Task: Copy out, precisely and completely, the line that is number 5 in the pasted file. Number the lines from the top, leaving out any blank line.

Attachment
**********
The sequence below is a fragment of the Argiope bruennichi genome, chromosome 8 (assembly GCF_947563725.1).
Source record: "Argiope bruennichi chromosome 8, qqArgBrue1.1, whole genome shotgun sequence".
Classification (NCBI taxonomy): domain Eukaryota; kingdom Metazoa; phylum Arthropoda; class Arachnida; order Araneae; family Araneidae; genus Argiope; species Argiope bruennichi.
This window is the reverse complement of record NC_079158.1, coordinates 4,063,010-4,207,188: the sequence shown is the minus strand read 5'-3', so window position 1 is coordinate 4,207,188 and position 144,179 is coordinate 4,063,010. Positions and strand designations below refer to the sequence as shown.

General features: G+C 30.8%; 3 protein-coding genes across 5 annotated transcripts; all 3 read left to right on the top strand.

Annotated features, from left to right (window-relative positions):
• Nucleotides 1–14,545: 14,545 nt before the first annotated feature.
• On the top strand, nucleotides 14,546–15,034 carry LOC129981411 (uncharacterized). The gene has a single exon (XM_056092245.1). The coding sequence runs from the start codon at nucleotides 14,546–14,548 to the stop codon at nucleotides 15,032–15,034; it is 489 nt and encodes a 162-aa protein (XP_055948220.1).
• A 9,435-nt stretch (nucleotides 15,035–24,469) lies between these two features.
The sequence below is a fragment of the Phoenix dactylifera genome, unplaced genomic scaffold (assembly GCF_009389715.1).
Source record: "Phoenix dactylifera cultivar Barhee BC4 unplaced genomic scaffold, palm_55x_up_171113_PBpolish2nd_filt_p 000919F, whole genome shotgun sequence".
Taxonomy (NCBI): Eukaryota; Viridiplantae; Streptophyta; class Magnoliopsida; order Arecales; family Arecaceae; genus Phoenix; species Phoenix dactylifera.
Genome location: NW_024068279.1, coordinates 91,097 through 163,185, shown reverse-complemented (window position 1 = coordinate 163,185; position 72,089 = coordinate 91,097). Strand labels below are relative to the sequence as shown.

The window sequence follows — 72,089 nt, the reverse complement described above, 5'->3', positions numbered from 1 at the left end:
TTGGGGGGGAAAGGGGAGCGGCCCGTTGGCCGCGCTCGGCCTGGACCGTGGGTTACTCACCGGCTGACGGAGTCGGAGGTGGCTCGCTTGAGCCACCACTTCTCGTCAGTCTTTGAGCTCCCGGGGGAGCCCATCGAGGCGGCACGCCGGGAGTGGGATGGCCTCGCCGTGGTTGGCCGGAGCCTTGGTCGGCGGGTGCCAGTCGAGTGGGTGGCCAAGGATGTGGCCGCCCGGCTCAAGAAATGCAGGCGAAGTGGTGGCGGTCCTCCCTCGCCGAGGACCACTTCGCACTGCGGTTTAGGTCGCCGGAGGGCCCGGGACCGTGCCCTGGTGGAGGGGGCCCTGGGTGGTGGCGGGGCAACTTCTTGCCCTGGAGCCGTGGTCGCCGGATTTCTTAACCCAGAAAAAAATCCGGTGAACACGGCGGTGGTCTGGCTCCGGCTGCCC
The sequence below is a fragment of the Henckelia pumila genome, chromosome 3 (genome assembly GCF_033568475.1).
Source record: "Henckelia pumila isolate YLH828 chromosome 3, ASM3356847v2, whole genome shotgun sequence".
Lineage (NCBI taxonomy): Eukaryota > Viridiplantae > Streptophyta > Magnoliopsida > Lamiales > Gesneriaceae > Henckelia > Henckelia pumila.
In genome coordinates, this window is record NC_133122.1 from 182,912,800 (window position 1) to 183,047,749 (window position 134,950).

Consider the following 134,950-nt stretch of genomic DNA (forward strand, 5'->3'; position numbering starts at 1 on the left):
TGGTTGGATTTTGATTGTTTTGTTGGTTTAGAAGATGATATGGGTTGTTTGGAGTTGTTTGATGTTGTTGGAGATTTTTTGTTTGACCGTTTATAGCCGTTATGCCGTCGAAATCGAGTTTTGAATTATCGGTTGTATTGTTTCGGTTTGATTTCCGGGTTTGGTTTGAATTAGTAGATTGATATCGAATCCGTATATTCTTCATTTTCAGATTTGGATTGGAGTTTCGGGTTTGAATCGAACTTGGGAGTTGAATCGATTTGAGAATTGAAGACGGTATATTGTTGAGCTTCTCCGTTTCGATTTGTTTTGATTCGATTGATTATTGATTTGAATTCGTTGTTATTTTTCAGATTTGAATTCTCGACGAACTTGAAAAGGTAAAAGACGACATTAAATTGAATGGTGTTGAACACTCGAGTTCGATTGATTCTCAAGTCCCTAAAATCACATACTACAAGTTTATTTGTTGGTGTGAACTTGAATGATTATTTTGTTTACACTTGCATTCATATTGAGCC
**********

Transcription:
General features: G+C 30.8%; 3 protein-coding genes across 5 annotated transcripts; all 3 read left to right on the top strand.